Over the past week my time has been divided between walks of urban exploration that would astonish the carbound, housekeeping and preparatory work for my friend’s upcoming show, and the repeated exposure of the subconscious to the dizzying blur inside the wormhole that is New York City.
A week ago I take the subway down to the WTC. It’s not clear to me what the aggregate should be called now: the memorial plaza, quasi-open to the public, is “The National September 11 Memorial Plaza”, which refers to “the former World Trade Center complex“; the new skyscraper to replace the destroyed Twin Towers was called Freedom Tower, but the building’s website has prominent callouts for the NYC Tower, and apparently the Freedom name has been dropped. I am not alone in my confusion, but there is a physical thing to see.
The building is closed to the public, naturally for one under construction, and the surrounding streets are a tangle of closures and gates. Police are in prominent evidence, as are white-painted watchtowers that crane out above sidewalks, their black glass impenetrable. The cops are all sweating in their dark uniforms. All are heavy set and chew gum, and seem very de-energized.
Having not done any research, I don’t know the memorial I saw highlighted in the New York Times isn’t something that can be visited at will. Passes are required, which must be printed out. I try walking around the construction which becomes an exercise for dodging masses of people and more than one opportunistic museum on the surrounding blocks. Everyone is stopping for pictures and English isn’t spoken much.
The site is hot, bright, and loud. It seems like any other site where a big building is going up, all evidence of what called for its erection long cleaned away. I was last here in 2003 when this spot was a giant hole and the mood was very different: a hush over everything, voices low, the main sound the shuffling of feet. My father, sister and I were here in 2003 and I remember getting a food cart hot dog and looking at the missing persons posters still tied to barricades. A little park was overrun with votive candles and a woman in a blue shawl played soft guitar. She was the loudest thing for blocks. It’s a different kind of tourist attraction now. Banal, really.
Circumnavigating the site proves impossible and the overwhelming surveillance is discomfiting, so leave, unsure of the direction. I end up in a little park that is not the park I remember, all stone and tables under trees. Food trucks surround it with their buzzing generators and people eat food and ice cream with tiny plastic spoons. I get a chocolate waffle cone for six bucks, my first food truck item. A ladder truck and accompanying fire department SUVs roar up a street, stop, execute a three-point turn in the intersection, and go back. People stop and take pictures. Three scruffy early-twenties kids ignore this, leaning on their massive packs and complaining about their calls cutting out.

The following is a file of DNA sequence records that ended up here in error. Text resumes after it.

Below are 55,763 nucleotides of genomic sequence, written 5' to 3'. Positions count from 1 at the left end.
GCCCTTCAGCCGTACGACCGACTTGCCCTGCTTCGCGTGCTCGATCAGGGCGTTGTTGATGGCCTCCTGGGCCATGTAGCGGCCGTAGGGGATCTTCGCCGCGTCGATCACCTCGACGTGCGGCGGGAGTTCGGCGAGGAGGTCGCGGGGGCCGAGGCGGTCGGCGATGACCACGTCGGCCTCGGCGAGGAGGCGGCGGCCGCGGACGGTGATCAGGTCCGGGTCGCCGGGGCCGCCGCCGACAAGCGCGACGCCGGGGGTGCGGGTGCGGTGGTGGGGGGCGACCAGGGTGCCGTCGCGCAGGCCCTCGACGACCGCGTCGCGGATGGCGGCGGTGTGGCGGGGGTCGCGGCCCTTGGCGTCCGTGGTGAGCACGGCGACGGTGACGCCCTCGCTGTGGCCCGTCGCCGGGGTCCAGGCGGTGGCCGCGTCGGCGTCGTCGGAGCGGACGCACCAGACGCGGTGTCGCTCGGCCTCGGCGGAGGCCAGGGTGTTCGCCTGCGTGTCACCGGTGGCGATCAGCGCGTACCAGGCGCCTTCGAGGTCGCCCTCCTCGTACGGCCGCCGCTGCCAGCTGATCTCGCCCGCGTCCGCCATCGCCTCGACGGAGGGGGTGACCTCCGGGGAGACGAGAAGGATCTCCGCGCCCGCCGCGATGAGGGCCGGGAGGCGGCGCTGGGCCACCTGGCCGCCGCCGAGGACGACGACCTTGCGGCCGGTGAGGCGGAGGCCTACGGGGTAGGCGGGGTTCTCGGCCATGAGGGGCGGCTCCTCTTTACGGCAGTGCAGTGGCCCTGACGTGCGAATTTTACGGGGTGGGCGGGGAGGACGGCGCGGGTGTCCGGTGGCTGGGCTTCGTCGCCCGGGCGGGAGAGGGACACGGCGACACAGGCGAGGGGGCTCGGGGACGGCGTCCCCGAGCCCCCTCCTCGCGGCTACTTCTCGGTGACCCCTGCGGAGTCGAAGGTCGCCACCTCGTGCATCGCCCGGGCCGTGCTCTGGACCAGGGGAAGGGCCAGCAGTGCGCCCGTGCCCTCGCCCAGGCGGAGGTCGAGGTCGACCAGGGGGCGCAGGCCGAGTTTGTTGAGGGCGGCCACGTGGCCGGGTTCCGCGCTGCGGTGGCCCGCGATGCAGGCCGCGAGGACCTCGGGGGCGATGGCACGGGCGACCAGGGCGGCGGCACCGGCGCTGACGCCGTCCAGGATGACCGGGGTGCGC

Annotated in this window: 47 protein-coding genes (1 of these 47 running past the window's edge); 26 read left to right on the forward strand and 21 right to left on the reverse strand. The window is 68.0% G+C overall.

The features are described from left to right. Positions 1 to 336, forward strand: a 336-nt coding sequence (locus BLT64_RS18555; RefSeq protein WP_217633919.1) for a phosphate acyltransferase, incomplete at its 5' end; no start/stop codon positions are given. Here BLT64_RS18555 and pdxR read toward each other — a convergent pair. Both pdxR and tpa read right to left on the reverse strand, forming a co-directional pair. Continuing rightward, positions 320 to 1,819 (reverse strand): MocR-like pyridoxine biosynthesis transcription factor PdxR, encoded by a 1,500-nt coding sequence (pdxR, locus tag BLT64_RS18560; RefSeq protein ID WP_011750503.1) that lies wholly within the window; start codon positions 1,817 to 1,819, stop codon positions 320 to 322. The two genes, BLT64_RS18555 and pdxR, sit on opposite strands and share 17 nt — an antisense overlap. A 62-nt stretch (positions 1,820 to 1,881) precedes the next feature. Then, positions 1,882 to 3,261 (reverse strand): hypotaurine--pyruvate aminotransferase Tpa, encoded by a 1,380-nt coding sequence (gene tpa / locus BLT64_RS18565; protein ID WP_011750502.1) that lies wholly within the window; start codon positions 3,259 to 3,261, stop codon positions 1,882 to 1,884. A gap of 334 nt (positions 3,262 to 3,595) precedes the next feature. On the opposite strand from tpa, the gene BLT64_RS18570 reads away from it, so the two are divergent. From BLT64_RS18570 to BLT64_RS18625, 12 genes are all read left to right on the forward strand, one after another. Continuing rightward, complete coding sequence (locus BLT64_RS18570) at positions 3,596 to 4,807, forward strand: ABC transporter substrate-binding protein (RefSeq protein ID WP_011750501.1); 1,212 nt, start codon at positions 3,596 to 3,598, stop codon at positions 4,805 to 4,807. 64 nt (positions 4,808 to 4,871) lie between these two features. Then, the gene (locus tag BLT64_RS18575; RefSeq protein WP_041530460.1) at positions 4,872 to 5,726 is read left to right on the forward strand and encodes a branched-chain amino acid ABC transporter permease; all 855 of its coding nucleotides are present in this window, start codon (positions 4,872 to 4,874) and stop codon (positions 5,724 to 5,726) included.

I finish my ice cream slowly, unable to remember when I last had soft serve. The people are a mix: obvious tourists, older native women smoking cigarettes resting their feet on top of their shoes, two young French girls who look like any given Midwestern white kids except for their sundresses. I continue south to Battery Park. The place is hardly older than me, made from fill dug out for the original WTC, but the trees are big and the air smells like the rivers.
I miss a picture of it, but to the left above, in the corner, is a fountain I remember from 9/11 documentaries. A square bronze notch about a foot tall delivers a pleasant stream. In the video the gasping cameraman puts the camera down and rinses the asbestos ash off his face in the remaining trickle. Everything else is ash, paper, drifting carbon snow. It looks and feels nothing like that now. It feels like 1970s TV movies I remember as a kid, all TV movies seeming to be about New York City. I wonder if that grey grit is still here, mixed in with the plant soil, pushed into the paving seams.